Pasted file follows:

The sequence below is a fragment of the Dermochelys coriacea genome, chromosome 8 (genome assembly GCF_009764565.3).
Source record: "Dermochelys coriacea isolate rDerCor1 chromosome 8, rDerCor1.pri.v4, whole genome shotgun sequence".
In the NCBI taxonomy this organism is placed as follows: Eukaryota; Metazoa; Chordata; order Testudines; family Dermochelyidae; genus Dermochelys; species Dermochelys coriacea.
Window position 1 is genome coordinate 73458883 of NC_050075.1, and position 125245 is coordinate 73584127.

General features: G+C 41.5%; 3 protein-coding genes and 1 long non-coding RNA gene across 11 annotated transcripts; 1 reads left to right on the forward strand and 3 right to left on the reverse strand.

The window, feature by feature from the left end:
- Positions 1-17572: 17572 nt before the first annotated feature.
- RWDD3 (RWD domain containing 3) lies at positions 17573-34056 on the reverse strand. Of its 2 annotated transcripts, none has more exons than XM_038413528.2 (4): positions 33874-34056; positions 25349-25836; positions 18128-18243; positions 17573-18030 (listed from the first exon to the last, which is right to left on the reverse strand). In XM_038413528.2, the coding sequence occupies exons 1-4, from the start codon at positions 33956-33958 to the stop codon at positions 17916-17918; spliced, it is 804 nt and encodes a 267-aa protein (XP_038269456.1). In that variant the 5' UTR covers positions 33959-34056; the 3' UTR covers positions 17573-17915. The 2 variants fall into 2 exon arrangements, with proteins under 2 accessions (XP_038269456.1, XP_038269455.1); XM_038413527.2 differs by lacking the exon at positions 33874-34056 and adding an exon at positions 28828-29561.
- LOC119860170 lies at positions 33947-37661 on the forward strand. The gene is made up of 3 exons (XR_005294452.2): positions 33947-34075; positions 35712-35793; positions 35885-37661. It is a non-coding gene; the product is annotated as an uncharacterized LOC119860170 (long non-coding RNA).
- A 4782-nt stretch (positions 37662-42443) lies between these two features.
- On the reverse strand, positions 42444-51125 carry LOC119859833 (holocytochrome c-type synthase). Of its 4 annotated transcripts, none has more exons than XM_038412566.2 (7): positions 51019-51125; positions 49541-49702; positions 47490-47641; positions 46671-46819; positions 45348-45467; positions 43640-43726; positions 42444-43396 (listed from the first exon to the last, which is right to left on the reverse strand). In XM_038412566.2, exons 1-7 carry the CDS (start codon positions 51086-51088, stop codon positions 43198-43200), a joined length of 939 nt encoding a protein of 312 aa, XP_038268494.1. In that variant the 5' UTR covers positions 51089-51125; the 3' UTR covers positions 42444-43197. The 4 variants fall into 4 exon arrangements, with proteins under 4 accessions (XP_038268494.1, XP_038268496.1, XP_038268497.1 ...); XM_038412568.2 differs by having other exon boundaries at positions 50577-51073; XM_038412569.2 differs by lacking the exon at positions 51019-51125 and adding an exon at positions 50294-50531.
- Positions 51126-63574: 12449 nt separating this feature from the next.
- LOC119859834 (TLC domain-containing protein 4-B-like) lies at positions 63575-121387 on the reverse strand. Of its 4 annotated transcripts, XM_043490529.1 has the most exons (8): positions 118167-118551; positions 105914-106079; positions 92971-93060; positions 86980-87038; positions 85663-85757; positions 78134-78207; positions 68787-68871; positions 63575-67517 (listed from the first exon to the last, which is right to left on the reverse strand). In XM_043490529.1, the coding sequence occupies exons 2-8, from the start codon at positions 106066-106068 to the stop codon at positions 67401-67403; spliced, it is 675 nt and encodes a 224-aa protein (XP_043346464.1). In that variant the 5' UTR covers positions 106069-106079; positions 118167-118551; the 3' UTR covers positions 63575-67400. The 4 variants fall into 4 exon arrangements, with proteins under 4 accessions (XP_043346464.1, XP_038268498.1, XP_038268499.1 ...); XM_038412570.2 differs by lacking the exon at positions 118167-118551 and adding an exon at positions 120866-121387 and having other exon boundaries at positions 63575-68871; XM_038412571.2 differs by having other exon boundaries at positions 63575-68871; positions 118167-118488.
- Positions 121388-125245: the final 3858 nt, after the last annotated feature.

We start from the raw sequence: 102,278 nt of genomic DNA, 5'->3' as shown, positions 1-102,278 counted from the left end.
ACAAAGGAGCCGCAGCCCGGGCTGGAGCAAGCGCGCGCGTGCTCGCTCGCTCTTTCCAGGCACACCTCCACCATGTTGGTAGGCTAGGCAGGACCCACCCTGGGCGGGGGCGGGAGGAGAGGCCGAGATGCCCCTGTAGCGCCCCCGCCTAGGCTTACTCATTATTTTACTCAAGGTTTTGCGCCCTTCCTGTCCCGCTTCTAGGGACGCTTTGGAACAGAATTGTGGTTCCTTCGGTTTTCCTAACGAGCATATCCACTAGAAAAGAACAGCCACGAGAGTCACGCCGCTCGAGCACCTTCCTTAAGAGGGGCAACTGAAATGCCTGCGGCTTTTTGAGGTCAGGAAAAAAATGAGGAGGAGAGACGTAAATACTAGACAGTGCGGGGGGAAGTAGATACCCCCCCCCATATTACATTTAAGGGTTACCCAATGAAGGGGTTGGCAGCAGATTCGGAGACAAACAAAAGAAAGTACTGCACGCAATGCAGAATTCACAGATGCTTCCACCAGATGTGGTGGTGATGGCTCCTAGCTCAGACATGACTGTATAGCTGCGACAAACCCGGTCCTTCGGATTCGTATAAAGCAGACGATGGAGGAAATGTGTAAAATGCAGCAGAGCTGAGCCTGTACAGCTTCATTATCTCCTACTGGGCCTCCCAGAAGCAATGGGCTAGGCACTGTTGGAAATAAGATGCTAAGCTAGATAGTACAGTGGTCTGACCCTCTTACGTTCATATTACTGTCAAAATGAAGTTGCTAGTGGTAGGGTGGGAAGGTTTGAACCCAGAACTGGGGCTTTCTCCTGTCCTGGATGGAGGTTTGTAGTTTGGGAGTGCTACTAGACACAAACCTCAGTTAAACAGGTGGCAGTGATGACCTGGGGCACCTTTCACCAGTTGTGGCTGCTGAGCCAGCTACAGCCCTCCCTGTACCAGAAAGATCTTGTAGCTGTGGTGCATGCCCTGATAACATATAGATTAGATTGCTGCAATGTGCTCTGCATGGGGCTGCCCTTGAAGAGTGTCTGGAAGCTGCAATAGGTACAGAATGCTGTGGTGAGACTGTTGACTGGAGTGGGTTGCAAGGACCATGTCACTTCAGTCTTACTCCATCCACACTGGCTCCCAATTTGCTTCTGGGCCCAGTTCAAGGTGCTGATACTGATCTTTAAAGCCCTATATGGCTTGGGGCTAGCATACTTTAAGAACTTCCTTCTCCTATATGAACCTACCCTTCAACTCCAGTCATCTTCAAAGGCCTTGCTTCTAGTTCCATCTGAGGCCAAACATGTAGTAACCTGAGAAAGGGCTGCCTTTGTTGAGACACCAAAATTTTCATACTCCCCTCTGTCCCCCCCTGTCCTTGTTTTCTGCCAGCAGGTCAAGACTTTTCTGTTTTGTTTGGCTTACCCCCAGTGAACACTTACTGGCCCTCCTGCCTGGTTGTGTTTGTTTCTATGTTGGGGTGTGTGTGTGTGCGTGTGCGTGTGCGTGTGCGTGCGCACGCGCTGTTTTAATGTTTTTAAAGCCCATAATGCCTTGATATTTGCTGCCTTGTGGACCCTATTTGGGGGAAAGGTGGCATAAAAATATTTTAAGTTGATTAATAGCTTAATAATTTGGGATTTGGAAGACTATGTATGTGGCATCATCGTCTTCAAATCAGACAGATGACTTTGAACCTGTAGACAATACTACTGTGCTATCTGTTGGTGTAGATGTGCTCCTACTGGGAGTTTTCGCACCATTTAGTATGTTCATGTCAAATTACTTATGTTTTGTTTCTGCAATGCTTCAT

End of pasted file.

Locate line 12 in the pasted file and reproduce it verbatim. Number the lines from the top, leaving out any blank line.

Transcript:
- Positions 51126-63574: 12449 nt separating this feature from the next.